The discussion topics and questions provided are meant as suggestions only. As students become more comfortable with the Book Club format, they will certainly have ideas and questions that go beyond the ones written here. Consider giving students “free choice” as a log option. Book Club Reading Logs help students respond to literature and organize ideas as they participate in Book Club.

Lesson 1 | 2 | 3 | 4 | 5 | 6 | 7 | 8 | 9 | 10 | 11 | 12

Language Conventions: Elements of a Good Book Club Discussion

GOAL: To provide a model of fluent reading; to establish the setting of the story; to review the behaviors that contribute to good small-group discussions


DISCUSSION TOPICS & QUESTIONS: What are the Watsons like? Do you think they're "weird"? Describe Kenny's relationship with Byron. Do real brothers act this way? Do you predict that the new kid at school will "save" Kenny? Why?

Get students excited about the book by reading Chapter 1 aloud to them. Besides generating interest in the story, reading the first chapter aloud will provide a model of fluent reading. (To prepare for this read-aloud, you'll probably want to preread the chapter to get a sense of the author's use of humor and dialogue.)

Make sure that students are aware of the setting of The Watsons Go to Birmingham—1963. Have students locate Flint, Michigan (where the Watsons live) and Birmingham, Alabama (where Momma grew up) on a U.S. map. Use a site such as Google Maps.

Remind them that in 1963, many public areas in the South were racially segregated, meaning that black people and white people used separate bathrooms, water fountains, lunch counters, and so on. Students will study this issue in more depth in Lesson 7.

Discuss with students the behaviors that contribute to a good book club discussion. Ask them to recall some of their past experiences in book clubs and other discussion groups and to think about what made the experiences good or bad. On the chalkboard, create a two-column chart with the headings "Qualities of a good group" and "Qualities to avoid in groups." Have students brainstorm items to add to the chart. (Note: Guidelines for successful book club discussions are outlined in Book Club: A Literature-Based Curriculum.) Suggest that students keep these positive behaviors in mind when they meet with their book clubs today.

Because good small-group discussions are so central to the success of Book Club, you'll probably want to make a special effort to monitor and assess students' progress in this area. Some Book Club teachers use a tape recorder to record individual book clubs so that they can listen to the groups at a later time. (You can rotate the tape recorder between groups over a two- or three-day period.) Use of the tape recorder also puts a little added pressure on students to participate, which tends to promote better conversations.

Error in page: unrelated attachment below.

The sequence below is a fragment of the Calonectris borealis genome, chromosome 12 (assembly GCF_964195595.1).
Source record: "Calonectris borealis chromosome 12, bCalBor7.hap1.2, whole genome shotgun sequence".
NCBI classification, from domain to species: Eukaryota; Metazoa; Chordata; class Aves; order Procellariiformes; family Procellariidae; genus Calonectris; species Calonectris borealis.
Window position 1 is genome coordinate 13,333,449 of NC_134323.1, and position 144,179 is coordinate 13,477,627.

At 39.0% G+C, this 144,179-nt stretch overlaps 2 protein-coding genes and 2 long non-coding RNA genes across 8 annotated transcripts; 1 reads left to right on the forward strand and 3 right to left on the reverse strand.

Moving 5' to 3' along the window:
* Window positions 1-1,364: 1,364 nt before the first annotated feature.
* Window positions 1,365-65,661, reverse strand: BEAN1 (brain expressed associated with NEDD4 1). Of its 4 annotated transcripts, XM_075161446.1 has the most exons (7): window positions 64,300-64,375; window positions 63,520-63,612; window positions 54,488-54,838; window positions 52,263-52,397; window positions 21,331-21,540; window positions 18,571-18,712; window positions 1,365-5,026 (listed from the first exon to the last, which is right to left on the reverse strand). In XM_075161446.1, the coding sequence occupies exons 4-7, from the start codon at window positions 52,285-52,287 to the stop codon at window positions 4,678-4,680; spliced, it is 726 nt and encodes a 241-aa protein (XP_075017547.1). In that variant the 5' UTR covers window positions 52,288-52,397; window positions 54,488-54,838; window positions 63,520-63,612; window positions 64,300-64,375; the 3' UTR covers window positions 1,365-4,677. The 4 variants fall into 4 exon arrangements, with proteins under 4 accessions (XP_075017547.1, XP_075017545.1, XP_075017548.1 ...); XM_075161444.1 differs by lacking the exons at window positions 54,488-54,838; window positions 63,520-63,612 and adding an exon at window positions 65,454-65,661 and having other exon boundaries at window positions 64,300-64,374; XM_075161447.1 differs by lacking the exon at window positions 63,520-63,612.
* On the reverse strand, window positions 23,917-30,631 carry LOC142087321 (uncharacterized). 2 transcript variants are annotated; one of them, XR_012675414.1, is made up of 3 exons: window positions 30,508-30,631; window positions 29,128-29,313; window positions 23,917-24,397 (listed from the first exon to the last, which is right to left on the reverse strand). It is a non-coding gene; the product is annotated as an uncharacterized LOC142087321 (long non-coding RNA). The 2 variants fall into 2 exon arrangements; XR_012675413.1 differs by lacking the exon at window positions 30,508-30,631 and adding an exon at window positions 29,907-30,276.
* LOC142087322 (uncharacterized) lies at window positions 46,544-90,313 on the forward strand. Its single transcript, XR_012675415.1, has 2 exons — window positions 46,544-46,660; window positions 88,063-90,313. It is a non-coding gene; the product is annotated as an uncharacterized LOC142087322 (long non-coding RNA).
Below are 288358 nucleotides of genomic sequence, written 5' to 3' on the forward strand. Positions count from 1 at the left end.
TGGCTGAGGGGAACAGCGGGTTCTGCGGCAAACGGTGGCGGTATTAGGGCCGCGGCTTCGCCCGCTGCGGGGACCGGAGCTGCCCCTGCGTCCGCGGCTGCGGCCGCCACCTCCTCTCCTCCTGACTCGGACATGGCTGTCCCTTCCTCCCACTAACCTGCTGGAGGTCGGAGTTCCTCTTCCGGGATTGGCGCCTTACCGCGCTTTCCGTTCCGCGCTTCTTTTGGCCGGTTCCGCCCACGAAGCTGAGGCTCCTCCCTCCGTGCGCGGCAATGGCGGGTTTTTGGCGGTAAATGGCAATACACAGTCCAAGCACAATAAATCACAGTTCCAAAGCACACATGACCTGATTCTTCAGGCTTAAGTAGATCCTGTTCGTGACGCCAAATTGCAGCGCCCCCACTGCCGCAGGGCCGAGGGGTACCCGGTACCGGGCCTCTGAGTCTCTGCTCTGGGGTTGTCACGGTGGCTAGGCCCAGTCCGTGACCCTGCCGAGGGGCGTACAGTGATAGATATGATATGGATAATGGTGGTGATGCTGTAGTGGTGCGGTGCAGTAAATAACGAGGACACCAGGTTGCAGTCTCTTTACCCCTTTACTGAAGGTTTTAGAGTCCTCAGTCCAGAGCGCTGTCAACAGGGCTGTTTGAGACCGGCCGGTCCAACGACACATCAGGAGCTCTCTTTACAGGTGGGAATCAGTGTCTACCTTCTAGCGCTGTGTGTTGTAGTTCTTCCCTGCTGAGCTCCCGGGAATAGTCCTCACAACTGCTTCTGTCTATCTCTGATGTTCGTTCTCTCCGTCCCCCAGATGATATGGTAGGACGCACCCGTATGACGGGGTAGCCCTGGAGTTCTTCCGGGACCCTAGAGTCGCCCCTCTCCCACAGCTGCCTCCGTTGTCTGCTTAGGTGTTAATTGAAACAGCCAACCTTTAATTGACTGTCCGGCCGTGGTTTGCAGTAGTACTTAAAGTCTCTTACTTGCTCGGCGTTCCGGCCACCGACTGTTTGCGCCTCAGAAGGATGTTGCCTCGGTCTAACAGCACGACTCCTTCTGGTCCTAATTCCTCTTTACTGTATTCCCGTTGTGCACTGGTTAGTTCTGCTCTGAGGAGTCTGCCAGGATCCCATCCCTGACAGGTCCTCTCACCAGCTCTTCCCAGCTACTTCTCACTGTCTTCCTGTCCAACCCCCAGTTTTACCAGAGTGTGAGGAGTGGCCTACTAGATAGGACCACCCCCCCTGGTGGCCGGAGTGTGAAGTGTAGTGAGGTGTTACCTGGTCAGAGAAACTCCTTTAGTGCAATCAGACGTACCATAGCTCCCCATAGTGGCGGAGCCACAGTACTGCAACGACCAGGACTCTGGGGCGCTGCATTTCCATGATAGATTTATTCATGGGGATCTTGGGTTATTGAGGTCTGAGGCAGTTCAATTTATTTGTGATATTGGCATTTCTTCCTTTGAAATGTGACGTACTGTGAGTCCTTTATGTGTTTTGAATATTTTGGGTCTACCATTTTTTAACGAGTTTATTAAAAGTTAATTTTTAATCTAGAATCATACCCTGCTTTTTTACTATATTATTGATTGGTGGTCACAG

Note: If your class is new to Book Club, you may want to devote part of this day's lesson to discussing the different kinds of responses that they can write in their Book Club Reading Logs. See Lesson 3 of this lesson plan for teaching ideas on this topic. The Writing Prompt for each lesson also provides ideas for students' written responses.

After students have read Chapter 2, written in their logs, and met with their book club groups, bring the class together for community share. Discuss the issues that came up in students' book clubs and also how well their discussions met the criteria that the class outlined earlier. At some point, you may wish to have students write assessments of their book club performance, giving themselves and their groups letter grades and explaining why they earned those grades.

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Literary Elements: Humor

GOAL: To appreciate the author's use of humor


DISCUSSION TOPICS & QUESTIONS: Did any of the events in Chapter 3 make you laugh? Which ones? Why were they funny? What do you think of the way Rufus and Cody are treated at Kenny's school? Would Rufus and Cody fit in at your school? Why? What do you think Momma said to Rufus?

Ask students whether they think this book is funny so far. Have them explain the humor in Dad's description of "Hambone" Henderson, Byron's freezing his lips to the car mirror, and Kenny's thinking that Rufus is his "personal saver." Ask them to explain what a pun is and why "personal saver" is a pun. Suggest that they think about the way humor is used in Chapter 3 as they read it.

During community share, ask students to give examples of humor from Chapter 3. Point out that there are some serious issues in the chapter as well — such as when LJ steals Kenny's dinosaurs and when Kenny hurts Rufus's feelings. Ask students to explain how the humorous parts work together with the serious ones. Does humor help to make the painful things less painful? Does Kenny use his sense of humor to get through painful experiences? Can an event be funny and painful at the same time?

You may wish to discuss the way children at Kenny's school treat Rufus and Cody. If any students wrote in their logs about this topic, ask them to share their thoughts. Ask students why they think people sometimes treat outsiders unkindly, and whether they have seen this kind of behavior in real life.

If necessary, provide background information about Nazis. Explain that Germany was ruled by Adolf Hitler and his Nazi party in the 1930s and 1940s, and that the United States fought the Nazis in World War II, from 1941 to 1945. Kenny and his friends reenact this struggle in their dinosaur "wars."